L. saxatilis has multiple roles within the ecosystem. It is responsible for a minimal amount of soil aeration, as it helps to break up the ground and redistribute the soil when creating its forms. It influences vegetational growth, and serves as prey for larger animals. (Stuart and Stuart, 1995)
L. saxatilis also serves as a host for multiple flea and lice species. The most common of these species is Ctenocephalides felis damarensis whose population peaks from August to October and is at its lowest from February to April. (Louw, et al., 1993)
L. saxatilis is not of much economic importance for the human population. However, many human populations use members of the genus Lepus as a food source, and it is likely that local people probably eat these hares occasionally. Its fur is of minimal value, but it is sometimes used within the lining of various garments including gloves. (Nowak, 1999)
Although L. saxatilis provides no immediate threat to humans, when threatened it will kick with its hind legs and bite. However this bite is not venomous. Although hot overtly dangerous to humans, L. saxatilis is an agricultural pest. It often inhabits agriculturally developed areas and forages on the surrounding grass and growing vegetation, sometimes negatively affecting crops. (Nowak, 1999)
L. saxatilis is not listed as endangered and its population remains widespread throughout Africa.
Nancy Shefferly (editor), Animal Diversity Web.
Aimee Kushnereit (author), University of Michigan-Ann Arbor, Phil Myers (editor, instructor), Museum of Zoology, University of Michigan-Ann Arbor.
living in sub-Saharan Africa (south of 30 degrees north) and Madagascar.
uses sound to communicate
living in landscapes dominated by human agriculture.
having body symmetry such that the animal can be divided in one plane into two mirror-image halves. Animals with bilateral symmetry have dorsal and ventral sides, as well as anterior and posterior ends. Synapomorphy of the Bilateria.
Found in coastal areas between 30 and 40 degrees latitude, in areas with a Mediterranean climate. Vegetation is dominated by stands of dense, spiny shrubs with tough (hard or waxy) evergreen leaves. May be maintained by periodic fire. In South America it includes the scrub ecotone between forest and paramo.
uses smells or other chemicals to communicate
having markings, coloration, shapes, or other features that cause an animal to be camouflaged in its natural environment; being difficult to see or otherwise detect.
animals that use metabolically generated heat to regulate body temperature independently of ambient temperature. Endothermy is a synapomorphy of the Mammalia, although it may have arisen in a (now extinct) synapsid ancestor; the fossil record does not distinguish these possibilities. Convergent in birds.
parental care is carried out by females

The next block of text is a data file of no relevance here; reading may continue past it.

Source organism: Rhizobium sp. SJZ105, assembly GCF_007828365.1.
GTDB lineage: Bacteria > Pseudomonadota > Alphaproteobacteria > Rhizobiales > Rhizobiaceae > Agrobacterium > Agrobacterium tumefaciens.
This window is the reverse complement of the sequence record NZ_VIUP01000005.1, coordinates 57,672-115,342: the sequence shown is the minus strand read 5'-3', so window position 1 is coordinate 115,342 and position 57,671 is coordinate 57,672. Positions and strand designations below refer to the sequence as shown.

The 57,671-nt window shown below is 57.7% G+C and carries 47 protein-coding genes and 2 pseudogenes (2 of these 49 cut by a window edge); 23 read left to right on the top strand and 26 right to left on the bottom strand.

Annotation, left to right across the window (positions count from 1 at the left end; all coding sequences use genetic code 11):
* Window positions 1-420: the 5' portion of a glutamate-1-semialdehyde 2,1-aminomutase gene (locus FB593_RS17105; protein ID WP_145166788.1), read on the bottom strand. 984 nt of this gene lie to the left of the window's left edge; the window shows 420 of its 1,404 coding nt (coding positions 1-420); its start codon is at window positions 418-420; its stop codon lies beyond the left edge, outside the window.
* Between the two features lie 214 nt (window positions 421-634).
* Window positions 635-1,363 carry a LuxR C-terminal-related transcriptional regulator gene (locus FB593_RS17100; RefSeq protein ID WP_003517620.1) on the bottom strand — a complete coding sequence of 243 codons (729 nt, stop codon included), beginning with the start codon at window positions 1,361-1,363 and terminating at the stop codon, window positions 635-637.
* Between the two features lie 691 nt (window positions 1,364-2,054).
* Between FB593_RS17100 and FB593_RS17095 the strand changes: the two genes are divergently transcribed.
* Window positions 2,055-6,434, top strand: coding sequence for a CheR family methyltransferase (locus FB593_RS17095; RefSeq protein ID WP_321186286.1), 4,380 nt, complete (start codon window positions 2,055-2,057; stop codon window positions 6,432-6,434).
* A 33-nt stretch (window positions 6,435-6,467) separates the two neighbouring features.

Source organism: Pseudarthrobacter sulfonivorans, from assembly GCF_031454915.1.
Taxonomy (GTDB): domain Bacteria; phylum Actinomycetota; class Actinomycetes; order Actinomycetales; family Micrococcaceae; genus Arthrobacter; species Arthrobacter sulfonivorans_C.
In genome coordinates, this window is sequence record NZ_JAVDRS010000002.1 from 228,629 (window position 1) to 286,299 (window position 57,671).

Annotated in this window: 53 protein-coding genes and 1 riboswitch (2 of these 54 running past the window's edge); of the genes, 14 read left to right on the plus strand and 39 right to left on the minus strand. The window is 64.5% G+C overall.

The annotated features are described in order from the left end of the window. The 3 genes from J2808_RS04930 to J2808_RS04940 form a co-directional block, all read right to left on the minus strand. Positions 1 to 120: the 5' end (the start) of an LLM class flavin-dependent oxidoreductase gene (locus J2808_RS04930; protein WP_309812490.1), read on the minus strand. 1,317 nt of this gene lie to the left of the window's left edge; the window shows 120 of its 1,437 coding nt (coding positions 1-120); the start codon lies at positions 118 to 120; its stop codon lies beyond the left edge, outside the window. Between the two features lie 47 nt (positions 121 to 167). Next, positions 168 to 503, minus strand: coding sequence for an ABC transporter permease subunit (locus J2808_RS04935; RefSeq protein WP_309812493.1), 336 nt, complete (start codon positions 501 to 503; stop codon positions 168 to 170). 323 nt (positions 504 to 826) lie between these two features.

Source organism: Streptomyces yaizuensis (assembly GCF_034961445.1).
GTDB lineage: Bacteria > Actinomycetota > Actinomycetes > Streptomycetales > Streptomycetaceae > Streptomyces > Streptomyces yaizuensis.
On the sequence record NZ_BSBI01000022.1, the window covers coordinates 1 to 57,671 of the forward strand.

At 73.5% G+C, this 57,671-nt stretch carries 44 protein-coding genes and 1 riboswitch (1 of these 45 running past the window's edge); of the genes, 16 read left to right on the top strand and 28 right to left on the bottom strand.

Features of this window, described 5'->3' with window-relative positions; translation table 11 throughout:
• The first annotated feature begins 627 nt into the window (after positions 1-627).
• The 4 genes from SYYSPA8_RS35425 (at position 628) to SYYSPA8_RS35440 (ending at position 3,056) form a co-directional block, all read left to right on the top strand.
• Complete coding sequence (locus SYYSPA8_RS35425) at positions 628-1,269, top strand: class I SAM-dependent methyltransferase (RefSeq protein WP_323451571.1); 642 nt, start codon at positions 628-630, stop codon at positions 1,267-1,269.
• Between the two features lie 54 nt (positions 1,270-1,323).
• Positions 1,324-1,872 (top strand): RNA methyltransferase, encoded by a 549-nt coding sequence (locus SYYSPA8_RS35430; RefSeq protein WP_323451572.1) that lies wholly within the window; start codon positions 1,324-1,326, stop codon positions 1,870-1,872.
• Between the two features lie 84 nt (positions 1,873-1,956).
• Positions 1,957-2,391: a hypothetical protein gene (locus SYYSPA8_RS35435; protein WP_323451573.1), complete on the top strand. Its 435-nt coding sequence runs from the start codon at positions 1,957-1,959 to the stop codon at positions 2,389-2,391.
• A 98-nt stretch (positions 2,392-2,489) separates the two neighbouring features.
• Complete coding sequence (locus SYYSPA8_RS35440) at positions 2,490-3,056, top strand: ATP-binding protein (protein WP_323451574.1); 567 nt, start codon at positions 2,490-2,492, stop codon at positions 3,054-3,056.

union of egg and spermatozoan
an animal that mainly eats leaves.
A substance that provides both nutrients and energy to a living thing.
An animal that eats mainly plants or parts of plants.
offspring are produced in more than one group (litters, clutches, etc.) and across multiple seasons (or other periods hospitable to reproduction). Iteroparous animals must, by definition, survive over multiple seasons (or periodic condition changes).
having the capacity to move from one place to another.
the area in which the animal is naturally found, the region in which it is endemic.
active during the night
having more than one female as a mate at one time
specialized for leaping or bounding locomotion; jumps or hops.
scrub forests develop in areas that experience dry seasons.
reproduction that includes combining the genetic contribution of two individuals, a male and a female
digs and breaks up soil so air and water can get in
uses touch to communicate
that region of the Earth between 23.5 degrees North and 60 degrees North (between the Tropic of Cancer and the Arctic Circle) and between 23.5 degrees South and 60 degrees South (between the Tropic of Capricorn and the Antarctic Circle).
Living on the ground.
the region of the earth that surrounds the equator, from 23.5 degrees north to 23.5 degrees south.
A terrestrial biome. Savannas are grasslands with scattered individual trees that do not form a closed canopy. Extensive savannas are found in parts of subtropical and tropical Africa and South America, and in Australia.
A grassland with scattered trees or scattered clumps of trees, a type of community intermediate between grassland and forest. See also Tropical savanna and grassland biome.
A terrestrial biome found in temperate latitudes (>23.5° N or S latitude). Vegetation is made up mostly of grasses, the height and species diversity of which depend largely on the amount of moisture available. Fire and grazing are important in the long-term maintenance of grasslands.
movements of a hard surface that are produced by animals as signals to others
uses sight to communicate
reproduction in which fertilization and development take place within the female body and the developing embryo derives nourishment from the female.
breeding takes place throughout the year
young are relatively well-developed when born